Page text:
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Over the past two years, marketers have adjusted to shifting consumer expectations in interacting with brands. This is evidenced by recent privacy changes at big tech companies, as well as new privacy legislation being introduced at the state and federal level throughout the U.S.

With 79% of Americans concerned about the way companies are using their data, and distrust continuing to grow, brands must now pivot away from previously relied on data tactics and evaluate new privacy-oriented strategies. This will allow brands to create targeted strategies to reach consumers while maintaining the personalized experiences they expect. The challenge is that many organizations have not previously depended on discovering and utilizing their own data sources, meaning they must develop new response strategies. These include allocating more resources to contextual marketing tactics, building zero and first-party data assets, and forming compliant second-party relationships. 

This burden now lies with marketers. They must develop new strategies that steward successful marketing programs while embracing data responsibility. Here are three ways to start.  

Placing privacy at your core

Although consumer concerns about data privacy aren’t new, in recent years, calls for stronger data privacy protections have become louder because consumers are becoming more steadily aware of how brands are using their data. Consumers are increasingly concerned about businesses misuses their data, and are often reluctant to share information because they want to maintain their privacy.


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Now is the time for marketers to revisit their attribution models and place consumer privacy at the forefront. With every action, a brand is either building trust — or eroding it.

According to BCG, more than two-thirds of consumers want customized interactions when engaging  with a brand, yet nearly half are uncomfortable sharing their data to receive personalized details. This leaves marketers at a crossroads. How can they offer a highly tailored customer experience without access to strong data and insights about an individual’s preferences and behaviors? The solution lies in zero-party and first-party data.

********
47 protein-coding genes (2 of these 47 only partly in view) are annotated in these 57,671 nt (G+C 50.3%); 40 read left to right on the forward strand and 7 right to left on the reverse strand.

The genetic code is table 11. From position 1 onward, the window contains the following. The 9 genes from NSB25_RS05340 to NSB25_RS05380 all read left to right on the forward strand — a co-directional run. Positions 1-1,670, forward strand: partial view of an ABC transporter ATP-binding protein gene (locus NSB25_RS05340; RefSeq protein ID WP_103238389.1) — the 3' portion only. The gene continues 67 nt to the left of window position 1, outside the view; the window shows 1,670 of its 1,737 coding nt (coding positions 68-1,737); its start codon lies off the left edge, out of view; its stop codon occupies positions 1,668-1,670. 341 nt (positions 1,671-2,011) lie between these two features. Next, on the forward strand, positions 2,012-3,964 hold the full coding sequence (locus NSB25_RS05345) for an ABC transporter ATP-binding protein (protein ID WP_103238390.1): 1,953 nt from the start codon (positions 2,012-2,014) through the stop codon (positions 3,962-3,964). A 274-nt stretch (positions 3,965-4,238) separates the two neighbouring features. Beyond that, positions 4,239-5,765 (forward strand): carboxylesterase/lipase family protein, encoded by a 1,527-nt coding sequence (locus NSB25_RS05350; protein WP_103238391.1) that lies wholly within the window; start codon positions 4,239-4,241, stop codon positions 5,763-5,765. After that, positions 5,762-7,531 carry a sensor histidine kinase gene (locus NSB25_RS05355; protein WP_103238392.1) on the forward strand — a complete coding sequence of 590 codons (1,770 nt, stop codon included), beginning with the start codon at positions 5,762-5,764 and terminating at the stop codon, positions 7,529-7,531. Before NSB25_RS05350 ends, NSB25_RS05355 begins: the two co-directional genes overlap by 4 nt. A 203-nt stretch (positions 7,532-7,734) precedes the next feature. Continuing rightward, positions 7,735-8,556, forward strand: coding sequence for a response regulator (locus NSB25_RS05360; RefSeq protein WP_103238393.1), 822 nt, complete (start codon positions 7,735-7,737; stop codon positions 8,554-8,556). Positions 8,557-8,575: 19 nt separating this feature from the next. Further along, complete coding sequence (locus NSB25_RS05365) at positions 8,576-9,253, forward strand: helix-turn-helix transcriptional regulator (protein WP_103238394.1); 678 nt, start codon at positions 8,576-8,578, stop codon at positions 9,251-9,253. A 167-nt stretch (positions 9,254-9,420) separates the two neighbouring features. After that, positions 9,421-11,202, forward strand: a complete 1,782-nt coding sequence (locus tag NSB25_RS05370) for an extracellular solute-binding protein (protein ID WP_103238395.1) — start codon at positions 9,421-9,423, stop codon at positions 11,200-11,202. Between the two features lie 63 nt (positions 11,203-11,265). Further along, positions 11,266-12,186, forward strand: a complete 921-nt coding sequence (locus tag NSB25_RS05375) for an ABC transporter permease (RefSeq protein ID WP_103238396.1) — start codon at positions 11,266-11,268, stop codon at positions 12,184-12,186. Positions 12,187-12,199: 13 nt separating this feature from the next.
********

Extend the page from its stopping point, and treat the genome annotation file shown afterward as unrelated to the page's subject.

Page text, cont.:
Shifting brand priorities to zero and first-party data

To deliver and exceed customer expectations, brands must pivot away from third-party reliance and look inwards towards data they have already collected on customers. And luckily, many brands already have the information offered by cookies — it just requires identifying and harvesting it.

The term zero-party data was coined in 2020 by Forrester, but the concept and practice has been around for much longer. Forrester considers zero-party data an innovative form of first-party data that a consumer intentionally and proactively shares with a brand. This is slowly becoming the heavyweight champion for marketers.

With the numerous touchpoints consumers come across when interacting with a brand, it’s not uncommon for zero-party data to reside in dozens of different places within the organization. By revisiting key channels, such as loyalty programs, preference centers, or surveys, brands are able to source new data and insights on their consumers. These channels are the cornerstones for locating new and more reliable data on consumers. This type of data also creates more trust between a brand and the consumer because they are willingly giving up data in exchange for a better experience when interacting with the brand.

By collecting these numerous data points, brands can bridge the gap between data and integrate it into actionable insights. 

Acting on data and delivering personalized brand experiences

Customers are more likely to shop with brands that provide relevant offers and recommendations. And this can be achieved by focusing on operationalizing zero and first-party data. By uncovering those previously untouched variables through data mining, brands must operationalize and use these variables to design a tailored customer experience. Brands that are mindful of every interaction with every consumer are able to retain as much data as possible. However, by asking for this data, you have implied that you will act on it and it’s now your responsibility to do so. 

With so many choices in today’s digital world, consumers don’t need to be loyal to one brand. According to SalesForce, 71% of consumers worldwide switched brands at least once in the past year and more than half (60%) say they will become repeat buyers of a retailer after receiving a personalized shopping experience. If you expand your understanding of what your consumers value the most when interacting with your brand, you can create a differentiated value for them through a more personalized experience. 

Your brand: Putting privacy and personalization together

Brands must start making changes that respect consumer privacy, and that starts by demonstrating to consumers that they value their communication preferences, rights, and personal data, and are using it in a way that is beneficial to the individual. Organizations that place data privacy at their core, rather than as an afterthought, will experience the most success. And although driving engagement will become more challenging, it is important work.

Now is the time for marketers to integrate data privacy into their brand’s identity and interact with consumers in an authentic, personalized way – with privacy at the forefront. 

Marketers, it’s time to get to work.

Todd Hatley is the Senior Vice President of Data, Insights, and Customer Experience at RRD Marketing Solutions.


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